ASPI suggests
22 Jan 2016| and

Justin Trudeau

It’s all happening over in Davos, Switzerland, as the World Economic Forum hosts its 2016 Annual Meeting. As The Economist mused earlier in the week, ‘The scope for Davos satire is boundless: billionaires fretting about inequality; legions of personal assistants scheduling meetings about automation; and Bono’. Highlights so far include remarks from the US Vice President Joe Biden; a conversation between Fareed Zakaria and Israeli PM Benjamin Netanyahu; and an incredibly optimistic presentation from Canadian PM, Justin Trudeau. The theme of this year’s confab is ‘the fourth industrial revolution’, with FT nominating the four big issues to be automation, China, emerging markets and the Brexit. But at the end of the day, the uninvited and unwelcome guest intruding on this year’s meet is the significant degree of uncertainty borne of a gloomy economic outlook. Here are some snaps from the event so far.

To mark 25 years since the start of Operation Desert Storm, The Atlantic have pulled together a photo essay capturing the mood on the streets of the US and on the ground in Iraq and Kuwait. 2016 also marks 100 years since Sykes Picot; head over to The Strategy Bridge for a consideration of the agreement’s implications.

The Taliban, or its offshoots, have claimed responsibility for two horrific attacks that took place on Wednesday. The first, a suicide bombing in Kabul, essentially fulfils a threat made by the terrorist group last October to treat the country’s ‘satanic [television] networks’ as ‘military objectives’. The Diplomat looks at how the Taliban are attempting to justify the attack by branding the victims as a foreign intelligence network rather than journalists.

The second attack took place at Bacha Khan University in northern Pakistan, just over a year since the horrifying Peshawar school attack which led to the deaths of 148 people, predominantly children. The Guardian asks why terrorist groups are increasingly targeting schools, colleges and universities. And Foreign Policy carries a piece which argues that Pakistan should build more schools to counter the negative effects of Taliban attacks on education in the country’s Federally Administered Tribal Areas.

CSIS this week released a major study on the Obama administration’s rebalance to the Asia–Pacific, which considers US strategy, force posture, capabilities and partnerships across the region. Catch up with the report launch event here.

During his time in power, Xi Jinping has broken the record for being China’s most jet-setting president. However, until Tuesday of this week, he hadn’t set foot in the Middle East. There’s been no shortage of analysis on what to expect from his high profile visit; The Wall Street Journal has deemed ‘jockeying between Iran and Saudi Arabia’ for Chinese favour as likely, while CNBC has indicated that Xi’s meetings will focus on foreign policy as well as One Belt One Road. For some background reading, check out this report from Chatham House (PDF), which asks whether China might seek to fill a ‘geopolitical vacuum’ left by the US’ gradual withdrawal from the Middle East. Alternatively, the English language version of the Chinese government’s ‘Arab Policy Paper’, which is the first of its kind and offers some context to Xi’s visit, was released earlier this month.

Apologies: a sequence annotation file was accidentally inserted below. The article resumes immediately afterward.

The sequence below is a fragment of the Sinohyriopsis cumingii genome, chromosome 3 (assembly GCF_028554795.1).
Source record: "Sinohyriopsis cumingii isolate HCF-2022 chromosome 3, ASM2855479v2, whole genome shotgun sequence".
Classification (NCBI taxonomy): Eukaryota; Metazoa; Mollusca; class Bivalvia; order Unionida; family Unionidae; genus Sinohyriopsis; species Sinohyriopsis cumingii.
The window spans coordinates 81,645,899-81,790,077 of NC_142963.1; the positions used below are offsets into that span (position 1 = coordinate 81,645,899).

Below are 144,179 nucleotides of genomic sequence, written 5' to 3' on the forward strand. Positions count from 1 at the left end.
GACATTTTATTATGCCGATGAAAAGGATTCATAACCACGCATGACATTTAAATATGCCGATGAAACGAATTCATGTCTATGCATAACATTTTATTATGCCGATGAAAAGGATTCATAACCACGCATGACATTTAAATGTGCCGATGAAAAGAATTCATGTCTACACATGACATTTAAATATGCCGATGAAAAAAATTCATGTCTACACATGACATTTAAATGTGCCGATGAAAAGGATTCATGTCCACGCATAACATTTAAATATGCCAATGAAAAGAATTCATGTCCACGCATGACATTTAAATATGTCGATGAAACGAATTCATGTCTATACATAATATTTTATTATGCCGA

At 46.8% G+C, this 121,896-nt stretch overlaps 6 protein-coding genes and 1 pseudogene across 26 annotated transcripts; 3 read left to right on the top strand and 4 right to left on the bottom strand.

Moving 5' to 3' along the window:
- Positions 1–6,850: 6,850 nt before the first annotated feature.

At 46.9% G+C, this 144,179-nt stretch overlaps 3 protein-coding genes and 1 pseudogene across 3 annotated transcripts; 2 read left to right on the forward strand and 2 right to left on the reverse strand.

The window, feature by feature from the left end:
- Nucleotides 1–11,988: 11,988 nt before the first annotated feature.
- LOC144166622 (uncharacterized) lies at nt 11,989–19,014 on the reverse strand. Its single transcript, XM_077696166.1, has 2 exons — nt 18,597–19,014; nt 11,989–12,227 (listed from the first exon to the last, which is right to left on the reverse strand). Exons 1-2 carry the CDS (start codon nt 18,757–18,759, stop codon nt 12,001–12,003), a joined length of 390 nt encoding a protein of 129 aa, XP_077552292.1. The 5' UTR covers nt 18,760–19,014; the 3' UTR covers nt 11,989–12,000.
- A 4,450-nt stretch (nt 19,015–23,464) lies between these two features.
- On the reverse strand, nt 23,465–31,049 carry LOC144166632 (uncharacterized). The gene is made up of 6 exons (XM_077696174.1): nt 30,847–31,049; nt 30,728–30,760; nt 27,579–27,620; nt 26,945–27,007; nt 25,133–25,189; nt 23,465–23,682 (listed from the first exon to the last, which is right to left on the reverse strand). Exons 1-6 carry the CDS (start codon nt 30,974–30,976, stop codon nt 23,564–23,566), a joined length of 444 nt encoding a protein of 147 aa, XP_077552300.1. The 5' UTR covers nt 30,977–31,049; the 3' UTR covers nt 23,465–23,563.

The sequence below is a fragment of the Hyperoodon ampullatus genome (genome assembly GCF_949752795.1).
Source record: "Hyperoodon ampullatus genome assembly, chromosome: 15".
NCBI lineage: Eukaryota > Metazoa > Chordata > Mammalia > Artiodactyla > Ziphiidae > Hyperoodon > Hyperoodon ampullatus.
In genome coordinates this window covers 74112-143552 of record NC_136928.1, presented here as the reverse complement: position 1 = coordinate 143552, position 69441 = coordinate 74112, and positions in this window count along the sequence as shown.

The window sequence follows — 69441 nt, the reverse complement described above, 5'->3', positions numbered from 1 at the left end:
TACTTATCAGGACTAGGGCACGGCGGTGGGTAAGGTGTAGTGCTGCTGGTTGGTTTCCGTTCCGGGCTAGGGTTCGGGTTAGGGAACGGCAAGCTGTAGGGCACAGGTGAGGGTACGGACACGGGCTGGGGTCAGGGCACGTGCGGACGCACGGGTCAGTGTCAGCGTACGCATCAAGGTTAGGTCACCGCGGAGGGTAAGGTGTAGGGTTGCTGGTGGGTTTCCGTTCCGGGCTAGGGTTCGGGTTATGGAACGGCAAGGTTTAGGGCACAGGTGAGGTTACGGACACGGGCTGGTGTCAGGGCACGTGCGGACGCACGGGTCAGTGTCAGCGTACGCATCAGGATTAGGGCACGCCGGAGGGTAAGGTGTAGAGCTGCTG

And finally, in another resounding triumph for both North Korea and communism, The Pyongyang Times revealed this week that the DPRK has invented a hangover-free alcohol that’s a hit with both ‘experts’ (in what field remains unclear) and ‘lovers’ alike. Foreign Policy, who were unfortunately unable to reach the hermit kingdom’s experts and lovers for comment, reported that the liquor, which ‘exudes national flavour’, gets its unique tang from ginseng and scorched rice.


Chatham House has released a chat between (27 mins) of Mark Malloch-Brown and Jonathan Prentice, both of the International Crisis Group, where they discuss the ten most prominent crises to watch in 2016.


In case you missed it, The ABC’s Richard Fidler last year invited former war correspondent for Time and CNN, Michael Ware, to discuss Daesh creator Abu Musab al-Zarqawi and his stunning documentary ‘Only The Dead’. The Brisbane-born Ware pulled the doco together using footage he’d shot with a hand-held camera at the time of the invasion of Iraq in 2003. Highly recommended for Ware’s enlightening thoughts of the Middle East, war and journalism.

Artificial intelligence has been high on the agenda across the last few days in Davos. FT’s Murad Ahmet sat down with Erik Brynjolfsson of the MIT for a short discussion on the sidelines of the Forum. Take a listen here.


Canberra: Whip out your diaries quickly, because this event is unmissable. David Kilcullen—former senior advisor to General Petraeus and author of the Quarterly Essay ‘Blood Year’—will speak at ANU’s Bell School on 22 February, focusing on the errors of governments and militaries in this new chapter of the War on Terror.